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WatchNanos - Manufactured nano-plastics

Manufactured nano-plastics

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Manufactured nano-plastics

By AVICENN Team – Last Modified June 2022

Different types of nanoplastics

More and more plastic nanoparticles invade the grounds (after spreading the sludge from the treatment plants1Effective WWTPs with nanoplastics, The Morning, February 5, 2019 especially), rivers and oceans.

  • Some nanoplastics come from degradation of plastics (packaging, waste, etc.) into microparticles, which then break down into nanoparticles2See for example:-The slow fragmentation of plastics deciphered, Julienne Fanon, The Conversation, October 2019 –Tea bags Infusions with microplastics and nanoparticles, What to Choose, September 2019 –Plastic waste disintegrates into nanoparticles, study finds, Lund University, December 2018 and Nanoplastics formed during the mechanical breakdown of daily-use polystyrene products, Ekvall MT et al., Nanoscale Adv., 1: 1055-1061, 2019..
  • Other micro- and nano-plastics are intentionally incorporated into mixtures used by consumers or professionals3See in particular:
    - Nanofabrication: a response to the challenges of plastics processing and composites, L'Usine Nouvelle, August 16, 2022
    – The manufacture of nanoplastics, summarized in the video below as part of the European research program OPTINANO PRO (2015-2018), focused on the packaging, automotive and solar energy sectors (summary in French here). The 25 polymer products created were tested through to composting. Citizen question to document : what is to become of this fragmentation? Plastic nanoparticles containing nanoparticles?
    – Another European program MINANO completed in 2013 indicates the types of plastics incorporating nanoparticles: polypropylene (PP) for plastic nanocomposites and polyvinyl chloride (PVC) for wood-plastic nanocomposites and polystyrene foam (for building insulation). The functionalized nanoparticles added are magnesium dihydroxide (MDH) Mg(OH)2, nano zinc oxide ZnO, and nanosilver.
    • in products cosmetics (microbeads used for their exfoliating properties – banned in France since 2018)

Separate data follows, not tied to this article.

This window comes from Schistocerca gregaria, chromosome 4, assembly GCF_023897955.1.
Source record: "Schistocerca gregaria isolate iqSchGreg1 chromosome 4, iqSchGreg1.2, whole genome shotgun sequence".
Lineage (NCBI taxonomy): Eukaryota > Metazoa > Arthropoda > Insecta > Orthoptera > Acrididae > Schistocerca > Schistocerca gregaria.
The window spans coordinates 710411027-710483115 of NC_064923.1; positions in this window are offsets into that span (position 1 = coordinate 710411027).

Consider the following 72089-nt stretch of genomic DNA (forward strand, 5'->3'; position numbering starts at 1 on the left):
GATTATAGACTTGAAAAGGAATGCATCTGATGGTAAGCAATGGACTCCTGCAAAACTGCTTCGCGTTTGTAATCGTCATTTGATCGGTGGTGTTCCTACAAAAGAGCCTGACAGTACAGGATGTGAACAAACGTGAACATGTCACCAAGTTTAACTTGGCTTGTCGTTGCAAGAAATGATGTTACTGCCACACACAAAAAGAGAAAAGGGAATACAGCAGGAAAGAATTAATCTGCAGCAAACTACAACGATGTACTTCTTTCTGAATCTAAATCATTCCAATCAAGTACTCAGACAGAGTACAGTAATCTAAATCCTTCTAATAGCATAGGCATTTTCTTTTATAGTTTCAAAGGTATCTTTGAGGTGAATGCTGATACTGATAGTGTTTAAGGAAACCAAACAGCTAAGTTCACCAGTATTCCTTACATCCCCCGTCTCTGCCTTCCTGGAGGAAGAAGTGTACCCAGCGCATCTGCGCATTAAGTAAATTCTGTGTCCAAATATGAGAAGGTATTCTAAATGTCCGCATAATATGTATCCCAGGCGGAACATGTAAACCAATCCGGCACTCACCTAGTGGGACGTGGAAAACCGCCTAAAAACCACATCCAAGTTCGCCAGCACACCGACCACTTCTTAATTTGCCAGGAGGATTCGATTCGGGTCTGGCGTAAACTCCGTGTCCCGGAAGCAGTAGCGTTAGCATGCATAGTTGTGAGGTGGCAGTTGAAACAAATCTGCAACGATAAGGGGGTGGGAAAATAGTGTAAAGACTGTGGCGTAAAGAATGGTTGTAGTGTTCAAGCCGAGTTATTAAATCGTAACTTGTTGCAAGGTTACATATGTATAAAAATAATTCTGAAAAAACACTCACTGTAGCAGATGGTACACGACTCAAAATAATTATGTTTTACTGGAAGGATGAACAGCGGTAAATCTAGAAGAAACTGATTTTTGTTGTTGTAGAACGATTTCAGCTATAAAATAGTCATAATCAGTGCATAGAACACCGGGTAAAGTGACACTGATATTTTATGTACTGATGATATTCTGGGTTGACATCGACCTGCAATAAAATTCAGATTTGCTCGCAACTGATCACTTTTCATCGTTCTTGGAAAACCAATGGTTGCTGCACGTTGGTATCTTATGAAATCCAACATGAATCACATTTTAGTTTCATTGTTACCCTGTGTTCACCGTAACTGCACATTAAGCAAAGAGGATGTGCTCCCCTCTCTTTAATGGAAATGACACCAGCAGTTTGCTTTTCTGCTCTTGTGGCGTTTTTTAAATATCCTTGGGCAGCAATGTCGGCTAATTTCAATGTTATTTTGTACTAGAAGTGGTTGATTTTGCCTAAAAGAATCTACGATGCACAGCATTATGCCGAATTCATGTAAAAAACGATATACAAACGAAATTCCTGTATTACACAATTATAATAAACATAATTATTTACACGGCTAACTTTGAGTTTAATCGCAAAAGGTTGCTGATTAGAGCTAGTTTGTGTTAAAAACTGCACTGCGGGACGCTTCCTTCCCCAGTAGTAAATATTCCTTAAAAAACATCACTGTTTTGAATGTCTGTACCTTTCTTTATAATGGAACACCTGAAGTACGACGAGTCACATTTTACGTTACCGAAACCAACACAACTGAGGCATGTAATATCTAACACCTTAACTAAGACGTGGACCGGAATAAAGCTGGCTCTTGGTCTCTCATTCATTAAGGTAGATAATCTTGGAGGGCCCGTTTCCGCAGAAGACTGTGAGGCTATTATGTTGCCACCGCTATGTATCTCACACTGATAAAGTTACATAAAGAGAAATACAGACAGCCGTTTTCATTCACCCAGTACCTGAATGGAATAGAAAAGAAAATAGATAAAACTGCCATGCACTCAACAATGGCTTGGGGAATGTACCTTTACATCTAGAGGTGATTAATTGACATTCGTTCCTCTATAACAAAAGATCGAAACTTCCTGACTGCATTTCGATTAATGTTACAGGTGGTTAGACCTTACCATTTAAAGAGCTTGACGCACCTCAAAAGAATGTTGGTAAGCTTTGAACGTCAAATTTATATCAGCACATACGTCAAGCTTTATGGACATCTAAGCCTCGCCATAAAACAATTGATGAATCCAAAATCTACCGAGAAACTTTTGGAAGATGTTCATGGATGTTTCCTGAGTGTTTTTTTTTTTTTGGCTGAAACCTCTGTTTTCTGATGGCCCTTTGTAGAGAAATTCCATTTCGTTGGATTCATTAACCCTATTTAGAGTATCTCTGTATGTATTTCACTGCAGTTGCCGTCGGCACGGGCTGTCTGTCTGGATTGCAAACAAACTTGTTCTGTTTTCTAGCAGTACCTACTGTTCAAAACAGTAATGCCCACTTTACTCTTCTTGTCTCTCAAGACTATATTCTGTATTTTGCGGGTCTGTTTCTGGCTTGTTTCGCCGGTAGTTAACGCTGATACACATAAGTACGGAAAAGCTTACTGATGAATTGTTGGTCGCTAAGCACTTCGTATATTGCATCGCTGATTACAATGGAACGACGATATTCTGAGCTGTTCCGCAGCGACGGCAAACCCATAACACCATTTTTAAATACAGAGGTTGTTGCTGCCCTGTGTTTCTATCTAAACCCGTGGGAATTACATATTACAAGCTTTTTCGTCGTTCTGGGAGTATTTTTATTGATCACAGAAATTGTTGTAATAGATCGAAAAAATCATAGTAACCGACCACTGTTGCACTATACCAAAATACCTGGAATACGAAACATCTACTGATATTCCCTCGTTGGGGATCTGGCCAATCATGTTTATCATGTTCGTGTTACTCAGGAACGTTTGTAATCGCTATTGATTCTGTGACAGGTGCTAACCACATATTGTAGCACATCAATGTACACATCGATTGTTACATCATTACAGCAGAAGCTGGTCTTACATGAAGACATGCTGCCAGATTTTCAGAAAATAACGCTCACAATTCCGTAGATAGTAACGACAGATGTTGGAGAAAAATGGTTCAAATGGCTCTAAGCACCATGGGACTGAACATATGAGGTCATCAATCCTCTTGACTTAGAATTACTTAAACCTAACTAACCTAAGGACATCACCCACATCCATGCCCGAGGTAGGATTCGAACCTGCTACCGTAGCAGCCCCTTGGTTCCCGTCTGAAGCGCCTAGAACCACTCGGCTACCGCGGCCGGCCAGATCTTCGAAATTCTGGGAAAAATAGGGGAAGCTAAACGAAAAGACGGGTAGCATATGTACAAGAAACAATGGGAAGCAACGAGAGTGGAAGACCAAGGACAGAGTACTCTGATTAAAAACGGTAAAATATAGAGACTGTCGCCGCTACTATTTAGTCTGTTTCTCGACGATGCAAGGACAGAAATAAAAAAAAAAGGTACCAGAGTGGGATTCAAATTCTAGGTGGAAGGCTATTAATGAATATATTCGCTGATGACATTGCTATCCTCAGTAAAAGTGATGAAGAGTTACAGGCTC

• in detergents et cleaners
    • in paintings, coatings and building materials
    • in pharmaceutical products
    • in pesticides (fertilizer coatings for example, to release them gradually)
    • oil and gas sector

Cascading adverse effects?

Their rejection and diffusion in ecosystems lead to harmful effects in cascade but still insufficiently assessed, from aquatic fauna to other animals (including humans) that feed on them.4See Scallops suck up billions of plastic particles, National Geographic, December 5, 2018 Uptake, Whole-Body Distribution, and Depuration of Nanoplastics by the Scallop Pecten maximus at Environmentally Realistic Concentrations, Al-Sid-Sheikh M et al., IS, 52(24):14480-14486, 2018. And Scientific Colloquium 25 “Microplastics and nanoplastics in food and feed”, EFSA, June 2020.

Research is being carried out on the subject, in France5Among thirty-four projects selected by ANSES As part of the National Environment-Health-Work Research Program in 2020, the "Transplast" project aims to study the effects of micro-plastics and nano-plastics on the activity of membrane transporters of xenobiotics (it is coordinated by Mr. Fardel (IRSET/INSERM) and elsewhere6 See for example:
- The Mobility of Plastic Nanoparticles in Aqueous and Soil Environments: A Critical Review, Brewer A et al., ACS EST Water 2020
- Plastic pollution also threatens plants (and by the way, our food), Marcus Dupont-Besnard, June 23, 2020
-Differentially charged nanoplastics demonstrate distinct accumulation in Arabidopsis thaliana, Xiao-Dong Sun et al., Nature Nanotechnology, June 22 2020
- Micro- and nano-plastics in our environment: Understanding exposures and impacts on human health, Call H2020-SC1-BHC-2018-2020
- Focus on Nanoplastic, Nature NanotechnologyApril 2019
- Emergence of Nanoplastic in the Environment and Possible Impact on Human Health, Lehner R et al., About. Science. Technology. 2019
- Quantifying ecological risks of aquatic micro- and nanoplastic, Besseling E et al., Critical Reviews in Environmental Science and Technology 2019
- Biological Effects and Implications of Micro- and Nanoplastics in the Aquatic Environment, Rist S, thesis, Technical University of Denmark, 2019
- Closing the gap between small and smaller: towards a framework to analyze nano- and microplastics in aqueous environmental samples, Mintenig, SM et al., About. Science: Nano,5: 1640-1649, 2018
- Nanoplastics in the Aquatic Environment, Mattsson K et al., in Microplastic Contamination in Aquatic Environments – An Emerging Matter of Environmental Urgency, 379-399, 2018
- Ingestion of micro- and nanoplastics in Daphnia magna – Quantification of body burdens and assessment of feeding rates and reproduction, Rist S et al., environmental pollution, 228: 398-407, September 2017